Organic molecules

Carbon forms a huge variety of both synthetic and natural molecules. These organic molecules have a structure based upon carbon chains and/or carbon rings. A 'family' of organic compounds with the same functional group is called a homologous series.

Table showing four alkanes, their molecule formulae and their structuresThe alkanes are a homologous series with a structure based on a carbon chain - each carbon atom forms four covalent bonds

The properties of organic molecules depend on their structure being made of simple molecules. The atoms in an individual molecule are joined together by strong covalent bonds. The intermolecular forces between molecules are weaker.

The intermolecular forces vary between molecules, so different organic compounds have different melting points and boiling points.

The atoms in an individual simple molecule are joined together by strong covalent bonds. The intermolecular forces between molecules are weaker.The strong covalent bonds joining together atoms in a molecule plus the weaker intermolecular forces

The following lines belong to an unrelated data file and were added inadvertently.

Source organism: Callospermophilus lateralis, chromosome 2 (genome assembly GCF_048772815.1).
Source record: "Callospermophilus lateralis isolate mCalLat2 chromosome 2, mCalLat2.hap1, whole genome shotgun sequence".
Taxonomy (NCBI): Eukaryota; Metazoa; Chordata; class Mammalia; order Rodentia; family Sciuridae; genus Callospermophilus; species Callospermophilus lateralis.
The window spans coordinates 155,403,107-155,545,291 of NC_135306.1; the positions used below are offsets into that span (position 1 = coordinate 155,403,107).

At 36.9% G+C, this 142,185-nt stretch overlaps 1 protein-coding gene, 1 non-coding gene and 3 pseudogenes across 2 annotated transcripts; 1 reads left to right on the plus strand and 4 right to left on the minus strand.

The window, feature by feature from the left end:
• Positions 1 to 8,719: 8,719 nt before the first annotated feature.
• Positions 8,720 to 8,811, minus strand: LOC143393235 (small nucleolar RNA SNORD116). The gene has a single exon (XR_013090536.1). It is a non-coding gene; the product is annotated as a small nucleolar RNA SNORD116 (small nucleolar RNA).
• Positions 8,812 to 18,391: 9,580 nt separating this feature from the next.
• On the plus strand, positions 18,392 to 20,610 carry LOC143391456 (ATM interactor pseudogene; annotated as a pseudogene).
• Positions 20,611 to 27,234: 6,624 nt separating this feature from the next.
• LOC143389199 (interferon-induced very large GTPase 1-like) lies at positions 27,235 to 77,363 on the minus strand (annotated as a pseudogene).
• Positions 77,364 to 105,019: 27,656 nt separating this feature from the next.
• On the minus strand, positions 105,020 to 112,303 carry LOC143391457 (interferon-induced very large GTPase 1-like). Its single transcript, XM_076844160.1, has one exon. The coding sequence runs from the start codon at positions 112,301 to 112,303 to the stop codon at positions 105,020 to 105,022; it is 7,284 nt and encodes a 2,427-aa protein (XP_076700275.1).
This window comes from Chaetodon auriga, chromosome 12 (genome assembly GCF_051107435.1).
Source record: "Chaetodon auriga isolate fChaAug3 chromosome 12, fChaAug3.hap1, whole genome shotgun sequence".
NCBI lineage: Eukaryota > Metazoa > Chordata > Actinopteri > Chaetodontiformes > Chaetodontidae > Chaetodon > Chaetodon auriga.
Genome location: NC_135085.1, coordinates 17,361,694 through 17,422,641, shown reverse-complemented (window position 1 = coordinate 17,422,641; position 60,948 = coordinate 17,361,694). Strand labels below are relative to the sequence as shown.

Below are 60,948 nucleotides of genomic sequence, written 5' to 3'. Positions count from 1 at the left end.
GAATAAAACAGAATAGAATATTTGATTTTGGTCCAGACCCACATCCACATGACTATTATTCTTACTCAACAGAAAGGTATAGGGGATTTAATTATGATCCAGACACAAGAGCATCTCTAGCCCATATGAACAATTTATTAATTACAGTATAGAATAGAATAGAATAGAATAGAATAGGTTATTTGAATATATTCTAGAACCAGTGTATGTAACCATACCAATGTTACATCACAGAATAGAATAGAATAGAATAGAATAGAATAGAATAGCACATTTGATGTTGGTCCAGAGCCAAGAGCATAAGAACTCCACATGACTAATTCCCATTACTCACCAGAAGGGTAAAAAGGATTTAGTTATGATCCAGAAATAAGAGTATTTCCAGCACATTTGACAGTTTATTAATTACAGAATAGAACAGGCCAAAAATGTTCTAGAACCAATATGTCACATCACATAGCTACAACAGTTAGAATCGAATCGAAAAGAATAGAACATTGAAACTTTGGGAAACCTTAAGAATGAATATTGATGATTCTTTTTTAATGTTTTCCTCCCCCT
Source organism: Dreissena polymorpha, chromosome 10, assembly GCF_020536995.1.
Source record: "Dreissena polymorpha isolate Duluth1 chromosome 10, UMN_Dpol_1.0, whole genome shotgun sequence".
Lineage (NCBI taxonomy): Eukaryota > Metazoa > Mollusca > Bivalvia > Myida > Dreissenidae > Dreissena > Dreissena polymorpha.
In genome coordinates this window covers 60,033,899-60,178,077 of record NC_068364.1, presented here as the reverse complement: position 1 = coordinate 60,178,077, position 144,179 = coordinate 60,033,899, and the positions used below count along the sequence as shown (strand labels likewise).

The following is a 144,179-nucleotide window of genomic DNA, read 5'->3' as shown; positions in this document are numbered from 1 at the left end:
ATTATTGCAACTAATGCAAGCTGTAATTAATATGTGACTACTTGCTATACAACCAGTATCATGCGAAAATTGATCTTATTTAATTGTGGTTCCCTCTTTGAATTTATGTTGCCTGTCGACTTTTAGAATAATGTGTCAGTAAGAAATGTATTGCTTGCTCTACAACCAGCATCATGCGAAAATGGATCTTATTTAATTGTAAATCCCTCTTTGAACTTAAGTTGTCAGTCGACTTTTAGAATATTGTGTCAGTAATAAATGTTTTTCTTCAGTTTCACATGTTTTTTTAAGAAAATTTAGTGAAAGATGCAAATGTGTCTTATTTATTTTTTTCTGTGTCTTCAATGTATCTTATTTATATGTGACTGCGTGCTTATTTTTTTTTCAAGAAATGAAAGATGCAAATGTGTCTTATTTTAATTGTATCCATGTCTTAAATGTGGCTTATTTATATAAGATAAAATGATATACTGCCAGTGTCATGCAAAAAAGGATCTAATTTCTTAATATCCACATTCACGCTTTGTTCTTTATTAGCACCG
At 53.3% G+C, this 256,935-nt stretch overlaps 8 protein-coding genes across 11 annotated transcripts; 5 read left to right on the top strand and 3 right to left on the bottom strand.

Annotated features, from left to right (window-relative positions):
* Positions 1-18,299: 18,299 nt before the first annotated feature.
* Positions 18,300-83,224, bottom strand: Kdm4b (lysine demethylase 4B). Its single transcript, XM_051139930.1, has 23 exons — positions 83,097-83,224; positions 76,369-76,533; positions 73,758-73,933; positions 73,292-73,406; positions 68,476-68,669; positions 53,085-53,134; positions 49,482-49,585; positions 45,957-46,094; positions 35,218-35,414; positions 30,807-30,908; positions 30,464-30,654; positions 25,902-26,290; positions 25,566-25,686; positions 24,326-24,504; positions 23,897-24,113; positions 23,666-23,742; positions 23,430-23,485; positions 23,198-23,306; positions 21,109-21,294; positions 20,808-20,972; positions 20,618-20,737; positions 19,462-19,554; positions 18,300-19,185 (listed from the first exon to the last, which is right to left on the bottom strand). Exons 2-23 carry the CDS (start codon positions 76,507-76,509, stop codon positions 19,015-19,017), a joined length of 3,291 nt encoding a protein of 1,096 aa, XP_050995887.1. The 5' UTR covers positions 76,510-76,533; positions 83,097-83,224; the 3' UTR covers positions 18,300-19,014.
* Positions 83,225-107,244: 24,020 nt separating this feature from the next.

Simple molecular substances have no overall charge, and their electrons are not free to move. So these substances are poor conductors of electricity and heat.

Polymers

Polymers consist of very long molecules that contain chains of carbon. They too are held together by very strong covalent bonds. There are greater intermolecular forces between the long chains compared with smaller simple molecules. This means that polymers have a higher melting point than many other organic molecules.

A model of a short section of a poly(ethene) molecule, a simple polymer. Polythene molecules will contain thousands of carbon atoms joined together in a chainA model of a short section of a poly(ethene) molecule, a simple polymer. Polythene molecules contain thousands of carbon atoms joined together in a chain

The intermolecular forces affect:

  • hardness
  • melting point
  • behaviour on heating (whether the polymer returns easily to shape after heating)
  • flexibility